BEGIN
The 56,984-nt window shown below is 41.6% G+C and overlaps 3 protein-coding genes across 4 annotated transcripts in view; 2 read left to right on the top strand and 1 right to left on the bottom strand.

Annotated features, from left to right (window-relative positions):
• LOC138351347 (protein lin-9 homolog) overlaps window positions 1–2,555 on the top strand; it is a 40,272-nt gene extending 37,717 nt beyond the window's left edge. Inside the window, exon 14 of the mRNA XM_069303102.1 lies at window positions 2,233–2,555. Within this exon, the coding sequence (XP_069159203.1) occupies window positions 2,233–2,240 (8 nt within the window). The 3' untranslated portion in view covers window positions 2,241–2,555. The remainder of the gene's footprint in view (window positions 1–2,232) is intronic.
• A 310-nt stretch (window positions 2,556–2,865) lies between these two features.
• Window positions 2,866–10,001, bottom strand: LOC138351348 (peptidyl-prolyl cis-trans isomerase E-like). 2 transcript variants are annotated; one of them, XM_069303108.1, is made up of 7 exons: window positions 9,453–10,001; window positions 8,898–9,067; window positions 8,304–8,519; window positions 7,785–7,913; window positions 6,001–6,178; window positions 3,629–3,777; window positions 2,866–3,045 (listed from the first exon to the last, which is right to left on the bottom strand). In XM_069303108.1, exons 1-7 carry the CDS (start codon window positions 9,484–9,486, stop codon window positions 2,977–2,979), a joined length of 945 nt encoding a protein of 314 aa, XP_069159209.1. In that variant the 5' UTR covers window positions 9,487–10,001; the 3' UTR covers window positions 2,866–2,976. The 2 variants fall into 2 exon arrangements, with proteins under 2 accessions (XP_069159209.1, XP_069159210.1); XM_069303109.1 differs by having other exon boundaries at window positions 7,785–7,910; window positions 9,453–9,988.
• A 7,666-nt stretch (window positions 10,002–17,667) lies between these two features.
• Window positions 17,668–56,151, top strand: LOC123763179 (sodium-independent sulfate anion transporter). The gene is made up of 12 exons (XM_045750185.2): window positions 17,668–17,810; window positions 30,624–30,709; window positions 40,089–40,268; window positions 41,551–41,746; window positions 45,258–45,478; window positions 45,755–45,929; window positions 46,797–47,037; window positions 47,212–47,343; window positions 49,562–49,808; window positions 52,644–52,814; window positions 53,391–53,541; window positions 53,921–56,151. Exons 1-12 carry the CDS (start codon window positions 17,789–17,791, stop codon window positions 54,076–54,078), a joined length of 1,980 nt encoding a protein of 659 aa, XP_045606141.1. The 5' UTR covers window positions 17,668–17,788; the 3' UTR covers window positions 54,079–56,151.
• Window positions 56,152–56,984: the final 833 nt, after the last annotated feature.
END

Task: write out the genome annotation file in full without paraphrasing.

The 56,984-nt window shown below is 41.6% G+C and overlaps 3 protein-coding genes across 4 annotated transcripts in view; 2 read left to right on the top strand and 1 right to left on the bottom strand.

Annotated features, from left to right (window-relative positions):
• LOC138351347 (protein lin-9 homolog) overlaps window positions 1–2,555 on the top strand; it is a 40,272-nt gene extending 37,717 nt beyond the window's left edge. Inside the window, exon 14 of the mRNA XM_069303102.1 lies at window positions 2,233–2,555. Within this exon, the coding sequence (XP_069159203.1) occupies window positions 2,233–2,240 (8 nt within the window). The 3' untranslated portion in view covers window positions 2,241–2,555. The remainder of the gene's footprint in view (window positions 1–2,232) is intronic.
• A 310-nt stretch (window positions 2,556–2,865) lies between these two features.
• Window positions 2,866–10,001, bottom strand: LOC138351348 (peptidyl-prolyl cis-trans isomerase E-like). 2 transcript variants are annotated; one of them, XM_069303108.1, is made up of 7 exons: window positions 9,453–10,001; window positions 8,898–9,067; window positions 8,304–8,519; window positions 7,785–7,913; window positions 6,001–6,178; window positions 3,629–3,777; window positions 2,866–3,045 (listed from the first exon to the last, which is right to left on the bottom strand). In XM_069303108.1, exons 1-7 carry the CDS (start codon window positions 9,484–9,486, stop codon window positions 2,977–2,979), a joined length of 945 nt encoding a protein of 314 aa, XP_069159209.1. In that variant the 5' UTR covers window positions 9,487–10,001; the 3' UTR covers window positions 2,866–2,976. The 2 variants fall into 2 exon arrangements, with proteins under 2 accessions (XP_069159209.1, XP_069159210.1); XM_069303109.1 differs by having other exon boundaries at window positions 7,785–7,910; window positions 9,453–9,988.
• A 7,666-nt stretch (window positions 10,002–17,667) lies between these two features.
• Window positions 17,668–56,151, top strand: LOC123763179 (sodium-independent sulfate anion transporter). The gene is made up of 12 exons (XM_045750185.2): window positions 17,668–17,810; window positions 30,624–30,709; window positions 40,089–40,268; window positions 41,551–41,746; window positions 45,258–45,478; window positions 45,755–45,929; window positions 46,797–47,037; window positions 47,212–47,343; window positions 49,562–49,808; window positions 52,644–52,814; window positions 53,391–53,541; window positions 53,921–56,151. Exons 1-12 carry the CDS (start codon window positions 17,789–17,791, stop codon window positions 54,076–54,078), a joined length of 1,980 nt encoding a protein of 659 aa, XP_045606141.1. The 5' UTR covers window positions 17,668–17,788; the 3' UTR covers window positions 54,079–56,151.
• Window positions 56,152–56,984: the final 833 nt, after the last annotated feature.